Differences aside, what these movements show is that teachers nationwide have increasingly needed to rally together to command the attention and respect of lawmakers around their most basic needs. What’s more, according to NPR, Kentucky is among 49 states that report a shortage of special education teachers. With the U.S. Department of Labor predicting the need for special educators to go up 8 percent nationwide between now and 2026, it is imperative that special education teachers across the country feel motivated to stay in education and that college-age students look to the special education field as a viable career option.

See Also

Want to know more about how salaries, pensions, and benefits work in schools? Check out our recent explainer on teacher pay.

As an educator who hosts student teachers from the University of Louisville in my classroom, I am well aware that Kentucky’s bill does not spell security for them, neither does it ensure they will want to join us. By playing hard and fast with the funding that will affect special educators’ futures, our representatives are certainly not setting the profession up to look more attractive.

Benefits Are a ‘Due Right’

Since the bill’s passage, I have grappled with many difficult questions. I have asked myself if I need to leave a profession I love because lawmakers don’t have my best interests in mind. I wonder if I will need to take my skill set to another state. But in the midst of this pondering, I will continue to show up every day and give Jack and his classmates my best.

I am deeply disappointed by the lawmakers in every state who have chosen to make mockery of the critical work occurring in our schools. Their actions show they do not deem educators worthy of benefits or pay that should be their due right. In Kentucky’s case, the governor did not ensure that the state has planned accurately for the needs of Kentucky’s future—its children. I believe we are set to create an exodus of teachers and push new ones away.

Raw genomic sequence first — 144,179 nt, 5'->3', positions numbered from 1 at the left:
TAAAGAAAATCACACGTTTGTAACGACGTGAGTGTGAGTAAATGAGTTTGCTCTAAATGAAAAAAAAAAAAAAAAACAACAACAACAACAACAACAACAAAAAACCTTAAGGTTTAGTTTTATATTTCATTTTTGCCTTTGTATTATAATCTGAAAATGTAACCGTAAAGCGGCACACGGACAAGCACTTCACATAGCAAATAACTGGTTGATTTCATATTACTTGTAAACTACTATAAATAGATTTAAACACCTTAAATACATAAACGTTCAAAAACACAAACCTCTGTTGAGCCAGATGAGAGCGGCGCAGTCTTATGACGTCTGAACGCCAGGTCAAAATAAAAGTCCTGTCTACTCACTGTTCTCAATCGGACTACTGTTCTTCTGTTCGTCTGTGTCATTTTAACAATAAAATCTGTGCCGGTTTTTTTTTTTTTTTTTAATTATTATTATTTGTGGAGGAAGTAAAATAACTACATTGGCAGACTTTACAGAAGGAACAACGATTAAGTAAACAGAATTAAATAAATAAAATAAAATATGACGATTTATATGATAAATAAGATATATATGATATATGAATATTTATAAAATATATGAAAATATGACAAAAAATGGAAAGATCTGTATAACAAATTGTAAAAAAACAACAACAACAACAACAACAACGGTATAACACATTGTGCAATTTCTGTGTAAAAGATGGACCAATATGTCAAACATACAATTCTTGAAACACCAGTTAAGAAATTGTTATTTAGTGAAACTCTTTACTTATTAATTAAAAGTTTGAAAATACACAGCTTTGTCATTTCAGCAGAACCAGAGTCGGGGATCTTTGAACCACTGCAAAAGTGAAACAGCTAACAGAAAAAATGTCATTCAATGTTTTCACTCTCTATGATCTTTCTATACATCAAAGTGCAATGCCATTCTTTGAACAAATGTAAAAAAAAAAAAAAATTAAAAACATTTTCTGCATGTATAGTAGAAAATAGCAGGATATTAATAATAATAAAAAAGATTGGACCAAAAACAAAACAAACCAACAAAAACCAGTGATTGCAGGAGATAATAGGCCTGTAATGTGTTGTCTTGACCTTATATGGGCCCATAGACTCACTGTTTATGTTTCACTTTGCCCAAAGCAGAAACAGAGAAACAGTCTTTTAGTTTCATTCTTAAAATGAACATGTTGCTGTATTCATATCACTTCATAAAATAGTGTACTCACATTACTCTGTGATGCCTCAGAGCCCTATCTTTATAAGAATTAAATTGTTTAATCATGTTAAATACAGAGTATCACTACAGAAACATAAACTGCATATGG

We need to continue speaking up, writing and calling our representatives, and making our voices heard. I do not only mean teachers. Administrators, families, and anyone in our communities who is involved in the raising of our nation’s children or has ever been touched by a teacher should also take a stand, whatever the issue may be, for those in the classroom.

If we do not keep our teachers and fail to recruit new educators, who will be left to do the critical work in our nations’ schools?

Events

This content is provided by our sponsor. It is not written by and does not necessarily reflect the views of Education Week's editorial staff.
Sponsor
Student Well-Being Webinar
Start Strong With Solid SEL Implementation: Success Strategies for the New School Year
Join Satchel Pulse to learn why implementing a solid SEL program at the beginning of the year will deliver maximum impact to your students.
Content provided by Satchel Pulse
Teaching Live Online Discussion Seat at the Table: How Can We Help Students Feel Connected to School?
Get strategies for your struggles with student engagement. Bring questions for our expert panel. Help students recover the joy of learning.
This content is provided by our sponsor. It is not written by and does not necessarily reflect the views of Education Week's editorial staff.